Pico de Gallo

Pico de Gallo

makes 3 – 4 cups

2-3 medium sized fresh tomatoes, finely diced

1/2 red onion, finely diced

2 jalapeño peppers, finely diced

Juice of one lime

1/2 cup chopped cilantro

Salt and pepper to taste

Combine all of the ingredients except the salt and pepper in a medium sized bowl; taste and season.  Let it sit, covered, for an hour or so at room temperature, to allow the flavors to combine.

Can be served as a condiment, side dish or as a dip with good quality tortilla chips.

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Carnitas

I think that I mentioned here recently that I’m a wee bit tired of beef.  Don’t get me wrong, I love it but we’ve been eating quite a bit of it lately in our quest for some grass-fed, 100% pastured beef (which we found, but that’s a subject for another post).  So there’s been a lot of chicken and pork and not enough fish on my table lately.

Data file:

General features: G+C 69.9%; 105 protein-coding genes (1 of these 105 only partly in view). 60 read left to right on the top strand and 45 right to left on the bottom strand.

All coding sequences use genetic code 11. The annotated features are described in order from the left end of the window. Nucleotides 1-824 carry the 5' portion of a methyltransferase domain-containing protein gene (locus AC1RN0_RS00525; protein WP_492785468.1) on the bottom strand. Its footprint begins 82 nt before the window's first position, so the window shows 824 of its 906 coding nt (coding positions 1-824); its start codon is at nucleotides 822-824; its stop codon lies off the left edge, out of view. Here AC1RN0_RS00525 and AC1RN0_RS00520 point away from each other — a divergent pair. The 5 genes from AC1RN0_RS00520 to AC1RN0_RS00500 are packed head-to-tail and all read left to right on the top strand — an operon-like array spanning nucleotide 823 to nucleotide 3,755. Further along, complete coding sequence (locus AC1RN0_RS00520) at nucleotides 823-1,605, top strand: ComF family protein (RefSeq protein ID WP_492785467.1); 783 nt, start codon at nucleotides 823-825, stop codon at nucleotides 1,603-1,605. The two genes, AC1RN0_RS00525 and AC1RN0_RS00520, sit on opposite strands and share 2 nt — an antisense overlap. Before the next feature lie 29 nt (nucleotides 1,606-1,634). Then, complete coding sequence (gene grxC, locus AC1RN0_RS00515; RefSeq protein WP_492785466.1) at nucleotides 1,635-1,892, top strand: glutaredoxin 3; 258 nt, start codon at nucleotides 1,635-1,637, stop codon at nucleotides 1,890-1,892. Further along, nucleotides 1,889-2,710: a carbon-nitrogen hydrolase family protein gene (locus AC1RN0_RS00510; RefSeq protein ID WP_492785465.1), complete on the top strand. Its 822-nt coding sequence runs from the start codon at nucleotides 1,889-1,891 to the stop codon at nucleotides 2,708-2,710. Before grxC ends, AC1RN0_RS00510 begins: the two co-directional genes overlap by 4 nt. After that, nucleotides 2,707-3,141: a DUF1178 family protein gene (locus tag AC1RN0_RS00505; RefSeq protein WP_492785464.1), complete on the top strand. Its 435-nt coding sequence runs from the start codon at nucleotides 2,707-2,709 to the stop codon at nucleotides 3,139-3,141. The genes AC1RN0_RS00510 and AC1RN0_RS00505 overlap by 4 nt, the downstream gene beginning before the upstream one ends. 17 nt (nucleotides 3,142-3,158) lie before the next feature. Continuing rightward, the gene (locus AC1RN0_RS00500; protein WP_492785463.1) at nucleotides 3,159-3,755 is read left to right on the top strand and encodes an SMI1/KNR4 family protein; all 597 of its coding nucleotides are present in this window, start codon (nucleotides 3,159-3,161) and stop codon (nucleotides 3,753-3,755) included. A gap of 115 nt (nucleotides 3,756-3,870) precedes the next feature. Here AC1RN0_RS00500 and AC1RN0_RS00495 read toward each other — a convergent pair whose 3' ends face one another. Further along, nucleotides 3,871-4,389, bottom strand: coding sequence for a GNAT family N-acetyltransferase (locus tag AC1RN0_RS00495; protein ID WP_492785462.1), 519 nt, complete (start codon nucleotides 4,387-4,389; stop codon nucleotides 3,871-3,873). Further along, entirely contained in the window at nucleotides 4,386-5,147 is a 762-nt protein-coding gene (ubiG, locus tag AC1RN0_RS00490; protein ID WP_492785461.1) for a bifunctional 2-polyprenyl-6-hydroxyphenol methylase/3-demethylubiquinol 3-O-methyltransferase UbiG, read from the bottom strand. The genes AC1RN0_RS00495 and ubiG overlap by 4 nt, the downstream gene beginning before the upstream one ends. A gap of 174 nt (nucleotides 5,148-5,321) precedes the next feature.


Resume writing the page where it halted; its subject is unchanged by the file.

I think I’ve also mentioned before that Podunk isn’t the best place in the world to get Mexican food (there are “Mexican” restaurants here that give you a hunk of bell pepper wrapped in ground beef and deep fried when you order a chile relleno).  Then there’s the fact that Mexican food isn’t exactly the best thing in the world if you’re reducing refined carbohydrates and grains in your diet.

However, there are Mexican dishes that are lovely and delicious and perfectly acceptable if you’re willing to bypass the rice and tortillas (or even if you’re not; if, unlike me, you can eat rice and tortillas without blowing up like the Stay-Puft Marshmallow Man from Ghostbusters, go for it I say).  Carnitas is one of those dishes.